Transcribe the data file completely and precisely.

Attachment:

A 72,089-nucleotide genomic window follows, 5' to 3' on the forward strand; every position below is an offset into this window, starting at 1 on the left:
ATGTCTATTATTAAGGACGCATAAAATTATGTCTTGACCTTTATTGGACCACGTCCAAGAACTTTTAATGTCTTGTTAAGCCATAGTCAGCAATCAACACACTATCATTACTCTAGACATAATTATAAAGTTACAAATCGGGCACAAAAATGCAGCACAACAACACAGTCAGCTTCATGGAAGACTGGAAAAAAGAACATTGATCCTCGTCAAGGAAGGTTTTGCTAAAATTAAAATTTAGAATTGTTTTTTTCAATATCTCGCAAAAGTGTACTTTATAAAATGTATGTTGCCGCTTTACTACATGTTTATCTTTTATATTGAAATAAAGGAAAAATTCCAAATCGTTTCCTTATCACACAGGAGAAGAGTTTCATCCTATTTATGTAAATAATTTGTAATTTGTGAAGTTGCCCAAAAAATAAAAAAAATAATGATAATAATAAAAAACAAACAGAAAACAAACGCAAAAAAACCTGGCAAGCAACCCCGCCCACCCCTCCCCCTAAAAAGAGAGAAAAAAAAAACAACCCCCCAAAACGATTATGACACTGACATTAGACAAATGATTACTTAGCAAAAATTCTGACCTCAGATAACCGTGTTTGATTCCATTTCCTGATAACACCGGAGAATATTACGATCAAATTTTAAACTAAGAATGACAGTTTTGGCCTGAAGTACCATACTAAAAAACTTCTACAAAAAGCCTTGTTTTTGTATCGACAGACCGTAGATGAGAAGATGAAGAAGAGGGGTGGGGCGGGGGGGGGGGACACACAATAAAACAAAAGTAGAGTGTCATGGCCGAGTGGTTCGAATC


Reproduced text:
A 72,089-nucleotide genomic window follows, 5' to 3' on the forward strand; every position below is an offset into this window, starting at 1 on the left:
ATGTCTATTATTAAGGACGCATAAAATTATGTCTTGACCTTTATTGGACCACGTCCAAGAACTTTTAATGTCTTGTTAAGCCATAGTCAGCAATCAACACACTATCATTACTCTAGACATAATTATAAAGTTACAAATCGGGCACAAAAATGCAGCACAACAACACAGTCAGCTTCATGGAAGACTGGAAAAAAGAACATTGATCCTCGTCAAGGAAGGTTTTGCTAAAATTAAAATTTAGAATTGTTTTTTTCAATATCTCGCAAAAGTGTACTTTATAAAATGTATGTTGCCGCTTTACTACATGTTTATCTTTTATATTGAAATAAAGGAAAAATTCCAAATCGTTTCCTTATCACACAGGAGAAGAGTTTCATCCTATTTATGTAAATAATTTGTAATTTGTGAAGTTGCCCAAAAAATAAAAAAAATAATGATAATAATAAAAAACAAACAGAAAACAAACGCAAAAAAACCTGGCAAGCAACCCCGCCCACCCCTCCCCCTAAAAAGAGAGAAAAAAAAAACAACCCCCCAAAACGATTATGACACTGACATTAGACAAATGATTACTTAGCAAAAATTCTGACCTCAGATAACCGTGTTTGATTCCATTTCCTGATAACACCGGAGAATATTACGATCAAATTTTAAACTAAGAATGACAGTTTTGGCCTGAAGTACCATACTAAAAAACTTCTACAAAAAGCCTTGTTTTTGTATCGACAGACCGTAGATGAGAAGATGAAGAAGAGGGGTGGGGCGGGGGGGGGGGACACACAATAAAACAAAAGTAGAGTGTCATGGCCGAGTGGTTCGAATC